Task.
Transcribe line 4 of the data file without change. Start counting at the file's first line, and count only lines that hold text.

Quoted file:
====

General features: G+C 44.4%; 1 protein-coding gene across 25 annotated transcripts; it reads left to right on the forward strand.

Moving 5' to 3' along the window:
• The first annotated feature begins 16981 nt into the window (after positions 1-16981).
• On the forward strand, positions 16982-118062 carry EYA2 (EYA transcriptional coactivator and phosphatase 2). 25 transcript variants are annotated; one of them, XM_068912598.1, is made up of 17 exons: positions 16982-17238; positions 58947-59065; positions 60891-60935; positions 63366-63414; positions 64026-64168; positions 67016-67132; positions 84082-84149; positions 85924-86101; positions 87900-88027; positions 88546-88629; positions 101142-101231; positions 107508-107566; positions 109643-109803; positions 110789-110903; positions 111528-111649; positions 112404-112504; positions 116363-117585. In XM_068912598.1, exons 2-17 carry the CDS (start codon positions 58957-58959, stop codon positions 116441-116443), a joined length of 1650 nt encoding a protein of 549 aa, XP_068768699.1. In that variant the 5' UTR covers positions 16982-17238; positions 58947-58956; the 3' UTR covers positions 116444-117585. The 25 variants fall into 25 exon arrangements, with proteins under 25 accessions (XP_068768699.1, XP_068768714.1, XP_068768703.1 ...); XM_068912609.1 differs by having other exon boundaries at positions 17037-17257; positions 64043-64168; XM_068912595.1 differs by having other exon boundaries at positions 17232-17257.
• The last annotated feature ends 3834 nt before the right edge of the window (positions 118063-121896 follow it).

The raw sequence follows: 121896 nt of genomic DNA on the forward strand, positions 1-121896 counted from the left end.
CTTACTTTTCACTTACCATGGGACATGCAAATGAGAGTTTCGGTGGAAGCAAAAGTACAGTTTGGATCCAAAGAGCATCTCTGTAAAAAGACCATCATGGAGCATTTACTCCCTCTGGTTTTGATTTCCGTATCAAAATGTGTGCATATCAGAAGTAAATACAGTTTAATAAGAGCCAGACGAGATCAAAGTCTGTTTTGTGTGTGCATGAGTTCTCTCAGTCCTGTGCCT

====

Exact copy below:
• On the forward strand, positions 16982-118062 carry EYA2 (EYA transcriptional coactivator and phosphatase 2). 25 transcript variants are annotated; one of them, XM_068912598.1, is made up of 17 exons: positions 16982-17238; positions 58947-59065; positions 60891-60935; positions 63366-63414; positions 64026-64168; positions 67016-67132; positions 84082-84149; positions 85924-86101; positions 87900-88027; positions 88546-88629; positions 101142-101231; positions 107508-107566; positions 109643-109803; positions 110789-110903; positions 111528-111649; positions 112404-112504; positions 116363-117585. In XM_068912598.1, exons 2-17 carry the CDS (start codon positions 58957-58959, stop codon positions 116441-116443), a joined length of 1650 nt encoding a protein of 549 aa, XP_068768699.1. In that variant the 5' UTR covers positions 16982-17238; positions 58947-58956; the 3' UTR covers positions 116444-117585. The 25 variants fall into 25 exon arrangements, with proteins under 25 accessions (XP_068768699.1, XP_068768714.1, XP_068768703.1 ...); XM_068912609.1 differs by having other exon boundaries at positions 17037-17257; positions 64043-64168; XM_068912595.1 differs by having other exon boundaries at positions 17232-17257.